Final blog: summary and reflections

I am very glad that I had this opportunity to conduct research on the topic of consciousness this summer. During the research, as I read through the theories developed by various philosophers and neuroscientists, I was impressed by how amazing the human minds are. It is such a wonder that we could have so many different experiences and the human brain could somehow transfer the physical activity into subjective, mental states (if we assume the two are closely related in some way). The explanatory gap raised by David Chalmers is indeed brilliant, and till now I personally don’t think any theoretical models gives out a satisfactory answer.

Besides, it’s interesting to see that scientists and philosophers take up distinct approaches respectively. Scientists usually start from either a physicalist perspective, or a reductivist perspective, while philosophers concern more about consciousness being a fundamental property or being a fundamental substance.

In my research, I read mainly about HOT theory through an Actualist approach and a dispositional approach, and also other theories like integrated information theory and global workspace theory, which are quite intriguing as well. Some theoretical model seems quite crazy in the beginning, such as the quantum consciousness theory, but might be promising as quantum mechanics evolve. I was a physicalist before I conducted this research, but now I am a bit swayed.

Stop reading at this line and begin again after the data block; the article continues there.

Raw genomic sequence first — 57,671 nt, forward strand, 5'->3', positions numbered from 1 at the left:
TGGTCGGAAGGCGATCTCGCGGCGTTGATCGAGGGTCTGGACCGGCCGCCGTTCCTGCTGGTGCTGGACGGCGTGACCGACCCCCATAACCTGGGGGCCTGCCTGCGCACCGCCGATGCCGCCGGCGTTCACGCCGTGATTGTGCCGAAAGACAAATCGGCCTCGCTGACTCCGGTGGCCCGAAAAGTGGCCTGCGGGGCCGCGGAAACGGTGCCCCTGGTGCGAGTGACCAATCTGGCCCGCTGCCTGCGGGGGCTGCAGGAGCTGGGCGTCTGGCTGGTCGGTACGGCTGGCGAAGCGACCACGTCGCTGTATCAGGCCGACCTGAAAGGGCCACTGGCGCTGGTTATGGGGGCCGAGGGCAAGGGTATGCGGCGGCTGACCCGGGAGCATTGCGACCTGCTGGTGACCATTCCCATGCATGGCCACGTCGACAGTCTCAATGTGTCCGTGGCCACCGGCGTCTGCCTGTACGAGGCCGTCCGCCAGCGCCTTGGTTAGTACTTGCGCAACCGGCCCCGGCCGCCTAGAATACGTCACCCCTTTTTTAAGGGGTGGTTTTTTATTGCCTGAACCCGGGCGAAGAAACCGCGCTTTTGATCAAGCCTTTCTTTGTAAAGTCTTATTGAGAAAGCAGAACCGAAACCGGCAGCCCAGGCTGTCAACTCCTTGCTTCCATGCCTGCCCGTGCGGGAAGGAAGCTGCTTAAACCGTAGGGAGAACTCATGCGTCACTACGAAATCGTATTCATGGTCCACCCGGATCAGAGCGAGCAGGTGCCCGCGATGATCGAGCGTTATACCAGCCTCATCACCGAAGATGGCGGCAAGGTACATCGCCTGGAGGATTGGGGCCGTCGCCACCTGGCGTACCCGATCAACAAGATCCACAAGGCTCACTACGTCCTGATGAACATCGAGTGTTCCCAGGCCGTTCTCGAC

When doing research, I have been having some doubts about the method of doing philosophy. A lot of time we take intuition into consideration, and consider it as a crucial evidence (e.g. intuitively we think we are conscious, or in ethics, we look into the nature of morality by categorizing which of the events we intuitively consider moral and what we don’t. However, it seems that sometimes intuition is not that important as well. If an argument is sound, it seems that we would accept the conclusion even if it goes against our intuition. In the case of consciousness, for example, if we reach the conclusion that a certain version of HOT theory is true, which entails that animals and infants are unconscious all the time, then should we accept the conclusion that goes against our intuition, or does it mean that something goes wrong in the argument?

Anyway, this summer research inspires me a lot, and provides me a solid foundation for my honor thesis. I am grateful that I could have this opportunity.

Comments

  1. This research seems really interesting, especially the cross between what philosophers and neuroscientists have said about the mind. I wish you good luck on your honors thesis!

Speak Your Mind

*